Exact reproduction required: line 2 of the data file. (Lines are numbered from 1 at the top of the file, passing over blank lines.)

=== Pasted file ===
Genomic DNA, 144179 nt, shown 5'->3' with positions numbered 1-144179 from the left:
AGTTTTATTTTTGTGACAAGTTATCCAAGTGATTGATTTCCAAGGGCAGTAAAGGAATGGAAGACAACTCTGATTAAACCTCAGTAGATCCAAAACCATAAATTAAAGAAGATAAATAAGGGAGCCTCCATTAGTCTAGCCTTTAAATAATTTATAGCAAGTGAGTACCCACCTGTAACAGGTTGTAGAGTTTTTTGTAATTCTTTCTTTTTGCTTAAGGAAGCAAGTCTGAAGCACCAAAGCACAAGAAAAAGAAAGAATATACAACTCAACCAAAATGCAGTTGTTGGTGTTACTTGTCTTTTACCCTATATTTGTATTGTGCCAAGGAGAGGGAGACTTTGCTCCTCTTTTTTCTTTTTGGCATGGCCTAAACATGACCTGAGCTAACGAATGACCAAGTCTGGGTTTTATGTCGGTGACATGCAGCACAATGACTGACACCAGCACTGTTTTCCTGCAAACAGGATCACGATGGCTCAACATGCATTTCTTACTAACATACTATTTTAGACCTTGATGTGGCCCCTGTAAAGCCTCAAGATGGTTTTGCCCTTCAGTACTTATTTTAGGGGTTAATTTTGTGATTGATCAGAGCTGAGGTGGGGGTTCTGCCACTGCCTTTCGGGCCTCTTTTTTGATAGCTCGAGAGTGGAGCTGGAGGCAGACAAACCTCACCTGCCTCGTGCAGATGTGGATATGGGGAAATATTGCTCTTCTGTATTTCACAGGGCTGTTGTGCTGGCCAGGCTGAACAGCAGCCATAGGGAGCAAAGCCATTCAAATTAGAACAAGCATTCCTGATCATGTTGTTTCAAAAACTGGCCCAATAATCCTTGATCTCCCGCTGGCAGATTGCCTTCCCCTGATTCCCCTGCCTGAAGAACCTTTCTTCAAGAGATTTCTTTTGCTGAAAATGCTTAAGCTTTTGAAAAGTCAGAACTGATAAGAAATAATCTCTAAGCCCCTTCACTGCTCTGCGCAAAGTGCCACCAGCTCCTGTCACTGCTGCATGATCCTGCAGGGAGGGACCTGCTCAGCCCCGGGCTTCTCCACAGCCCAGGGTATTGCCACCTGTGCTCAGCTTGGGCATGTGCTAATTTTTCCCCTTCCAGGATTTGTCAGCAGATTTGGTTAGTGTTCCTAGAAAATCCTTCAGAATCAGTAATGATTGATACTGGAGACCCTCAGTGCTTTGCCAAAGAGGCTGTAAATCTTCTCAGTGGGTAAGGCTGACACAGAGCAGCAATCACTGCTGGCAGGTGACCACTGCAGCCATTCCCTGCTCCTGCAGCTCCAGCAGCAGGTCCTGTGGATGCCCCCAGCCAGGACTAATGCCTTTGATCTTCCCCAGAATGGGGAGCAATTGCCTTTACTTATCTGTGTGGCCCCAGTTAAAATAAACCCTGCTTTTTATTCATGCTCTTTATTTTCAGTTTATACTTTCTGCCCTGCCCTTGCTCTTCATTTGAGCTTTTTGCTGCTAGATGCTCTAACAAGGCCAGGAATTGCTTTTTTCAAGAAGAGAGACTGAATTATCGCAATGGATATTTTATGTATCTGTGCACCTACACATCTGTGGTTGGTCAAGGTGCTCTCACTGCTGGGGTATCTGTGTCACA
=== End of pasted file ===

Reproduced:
AGTTTTATTTTTGTGACAAGTTATCCAAGTGATTGATTTCCAAGGGCAGTAAAGGAATGGAAGACAACTCTGATTAAACCTCAGTAGATCCAAAACCATAAATTAAAGAAGATAAATAAGGGAGCCTCCATTAGTCTAGCCTTTAAATAATTTATAGCAAGTGAGTACCCACCTGTAACAGGTTGTAGAGTTTTTTGTAATTCTTTCTTTTTGCTTAAGGAAGCAAGTCTGAAGCACCAAAGCACAAGAAAAAGAAAGAATATACAACTCAACCAAAATGCAGTTGTTGGTGTTACTTGTCTTTTACCCTATATTTGTATTGTGCCAAGGAGAGGGAGACTTTGCTCCTCTTTTTTCTTTTTGGCATGGCCTAAACATGACCTGAGCTAACGAATGACCAAGTCTGGGTTTTATGTCGGTGACATGCAGCACAATGACTGACACCAGCACTGTTTTCCTGCAAACAGGATCACGATGGCTCAACATGCATTTCTTACTAACATACTATTTTAGACCTTGATGTGGCCCCTGTAAAGCCTCAAGATGGTTTTGCCCTTCAGTACTTATTTTAGGGGTTAATTTTGTGATTGATCAGAGCTGAGGTGGGGGTTCTGCCACTGCCTTTCGGGCCTCTTTTTTGATAGCTCGAGAGTGGAGCTGGAGGCAGACAAACCTCACCTGCCTCGTGCAGATGTGGATATGGGGAAATATTGCTCTTCTGTATTTCACAGGGCTGTTGTGCTGGCCAGGCTGAACAGCAGCCATAGGGAGCAAAGCCATTCAAATTAGAACAAGCATTCCTGATCATGTTGTTTCAAAAACTGGCCCAATAATCCTTGATCTCCCGCTGGCAGATTGCCTTCCCCTGATTCCCCTGCCTGAAGAACCTTTCTTCAAGAGATTTCTTTTGCTGAAAATGCTTAAGCTTTTGAAAAGTCAGAACTGATAAGAAATAATCTCTAAGCCCCTTCACTGCTCTGCGCAAAGTGCCACCAGCTCCTGTCACTGCTGCATGATCCTGCAGGGAGGGACCTGCTCAGCCCCGGGCTTCTCCACAGCCCAGGGTATTGCCACCTGTGCTCAGCTTGGGCATGTGCTAATTTTTCCCCTTCCAGGATTTGTCAGCAGATTTGGTTAGTGTTCCTAGAAAATCCTTCAGAATCAGTAATGATTGATACTGGAGACCCTCAGTGCTTTGCCAAAGAGGCTGTAAATCTTCTCAGTGGGTAAGGCTGACACAGAGCAGCAATCACTGCTGGCAGGTGACCACTGCAGCCATTCCCTGCTCCTGCAGCTCCAGCAGCAGGTCCTGTGGATGCCCCCAGCCAGGACTAATGCCTTTGATCTTCCCCAGAATGGGGAGCAATTGCCTTTACTTATCTGTGTGGCCCCAGTTAAAATAAACCCTGCTTTTTATTCATGCTCTTTATTTTCAGTTTATACTTTCTGCCCTGCCCTTGCTCTTCATTTGAGCTTTTTGCTGCTAGATGCTCTAACAAGGCCAGGAATTGCTTTTTTCAAGAAGAGAGACTGAATTATCGCAATGGATATTTTATGTATCTGTGCACCTACACATCTGTGGTTGGTCAAGGTGCTCTCACTGCTGGGGTATCTGTGTCACA